South Newington, Oxfordshire (†Oxford) c.1330
St Margaret and the Dragon
Perhaps the most graceful of all the graceful 14th century figures at South Newington, this painting of St Margaret overcoming the dragon that swallowed her is on the wall of the south arcade in the church.
The saint’s green robe is elegantly draped, falling around her in the gentle but sharply delineated curves typical of high-class painting of this date. Margaret, wearing a crown, stands centrally, her long lance aimed at the vanquished dragon, now rather faint but distinguishable lying at her feet at the bottom right. The roughly rectangular and solid-looking object she holds in her hand, her long fingers curved around it, is puzzling, and it does not seem to correspond with anything in the various accounts of her life. It is clearly not her miraculous girdle, with which she led the dragon captive, for example.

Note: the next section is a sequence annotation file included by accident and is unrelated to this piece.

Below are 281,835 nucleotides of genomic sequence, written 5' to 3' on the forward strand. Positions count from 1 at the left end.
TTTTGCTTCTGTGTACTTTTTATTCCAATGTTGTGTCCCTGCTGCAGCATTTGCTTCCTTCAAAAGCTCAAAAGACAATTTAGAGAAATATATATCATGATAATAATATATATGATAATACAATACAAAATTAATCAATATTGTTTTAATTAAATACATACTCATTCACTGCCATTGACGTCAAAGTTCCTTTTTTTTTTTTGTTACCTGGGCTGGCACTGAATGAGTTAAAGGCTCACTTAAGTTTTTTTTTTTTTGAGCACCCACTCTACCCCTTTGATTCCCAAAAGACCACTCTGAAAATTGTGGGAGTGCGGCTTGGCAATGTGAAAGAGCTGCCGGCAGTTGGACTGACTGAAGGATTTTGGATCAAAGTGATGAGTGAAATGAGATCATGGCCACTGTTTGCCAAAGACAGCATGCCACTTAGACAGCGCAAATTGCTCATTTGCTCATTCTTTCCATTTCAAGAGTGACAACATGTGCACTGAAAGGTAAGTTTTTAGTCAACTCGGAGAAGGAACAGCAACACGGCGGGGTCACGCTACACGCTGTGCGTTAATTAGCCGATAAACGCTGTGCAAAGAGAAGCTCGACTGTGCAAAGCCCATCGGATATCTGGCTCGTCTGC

Most of the other paintings at South Newington are now on the site. Here are links to The Annunciation, the Martyrdoms of Thomas Becket and Thomas of Lancaster respectively, a very fine Virgin and Child which includes two kneeling donors, probably members of a prominent local family, and a much cruder, but still very appealing, 15th century Passion Cycle.
Website for St Peter ad Vincula, South Newington